Article: Why Zimbabwe’s much hyped cannabis industry has lost steam.

It’s interesting that this article has dropped into the CLR inbox today as we’ve been seeing a lot of puff pieces about the Zimbabwe “market” over the lastr couple of weeks.

As they say.. A word to the wise! from Cannabis Culture website

“The over-hype over Zimbabwe as the next frontier for medicinal cannabis cultivation in Africa was not grounded in reality, but that doesn’t mean some progress hasn’t happened,” says Natalie Zhande, of the Domestic Cannabis Growers Alliance (DCBA). Zhande’s organization  is lobbying the Zimbabwe government to make sure that any foreign investor who comes in to set up hemp processing plants must cede a tiny amount of equity to women groups

In 2020, Cannabis Culture reported that medical and industrial cannabis is set to overtake tobacco as a major source of export cash by the end of 2021. Cannabis players in Zimbabwe by then, CC reported, had swarmed land, greenhouses, and harvest sheds. Firms from as far as Canada and Netherlands were partnering with locals to plant acres of weed.  But today – Zimbabwe’s cannabis industry is flattering to deceive. Local players in Zimbabwe’s cannabis industry are struggling to secure license to do business, a respected business weekly revealed. Among cannabis players, 60 cultivators have been licensed but only 12 so far are able to do business. “It’s everything – the fees to get license run into $30, 000; the processing for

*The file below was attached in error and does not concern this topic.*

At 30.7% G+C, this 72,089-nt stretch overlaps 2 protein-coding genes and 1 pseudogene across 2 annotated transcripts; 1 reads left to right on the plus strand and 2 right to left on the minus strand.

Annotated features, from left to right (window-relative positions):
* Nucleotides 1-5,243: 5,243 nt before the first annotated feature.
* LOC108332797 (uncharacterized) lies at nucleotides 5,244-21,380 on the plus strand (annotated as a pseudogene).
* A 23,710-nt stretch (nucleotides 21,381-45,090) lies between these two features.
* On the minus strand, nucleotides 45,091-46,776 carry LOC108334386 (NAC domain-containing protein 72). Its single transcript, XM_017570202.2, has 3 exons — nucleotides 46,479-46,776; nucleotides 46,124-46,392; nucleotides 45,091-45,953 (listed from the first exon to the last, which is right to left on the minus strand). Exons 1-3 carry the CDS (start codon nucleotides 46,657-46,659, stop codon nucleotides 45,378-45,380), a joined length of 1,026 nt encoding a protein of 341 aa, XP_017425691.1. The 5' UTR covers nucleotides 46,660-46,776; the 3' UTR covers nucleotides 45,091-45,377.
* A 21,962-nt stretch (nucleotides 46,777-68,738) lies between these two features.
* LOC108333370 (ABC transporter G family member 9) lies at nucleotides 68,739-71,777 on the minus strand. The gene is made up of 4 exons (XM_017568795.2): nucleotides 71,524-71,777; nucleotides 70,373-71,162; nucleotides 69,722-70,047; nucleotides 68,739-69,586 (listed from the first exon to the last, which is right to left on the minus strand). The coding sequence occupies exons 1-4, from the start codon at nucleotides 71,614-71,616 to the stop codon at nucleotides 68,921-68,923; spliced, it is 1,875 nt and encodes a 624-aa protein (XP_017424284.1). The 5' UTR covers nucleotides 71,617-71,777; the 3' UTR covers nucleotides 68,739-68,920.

cultivators looking to get licenses stretches to 14 months; the banks would rather lend to tobacco farmers and say cannabis is risky,” Natalie Zhande, tells Cannabis Culture. “Meanwhile, surprisingly, we see foreign players getting licenses fairly quickly.”

The Zimbabwe Investment Development Agency, a state body that processes licenses for foreigners wishing to enter the country’s cannabis cultivation and export industry, insists that all licenses are issued fairly for both domestic and foreign players and no favoritism takes places.

The big reason why Zimbabwe’s cannabis players are struggling to make headway is the increasing failure to conform with the EU Good Manufacturing Practice (GMP) standards meaning, not only the EU, but deals to supply the UK public health agency and Canada’s healthcare clients too are going to waste.

“I have heard local players wishing to export cannabis complaining that the EU is strict and a high bar to satisfy,” Arnold Soko, an independent agronomist in Harare, the capital of Zimbabwe, tells Cannabis Culture.

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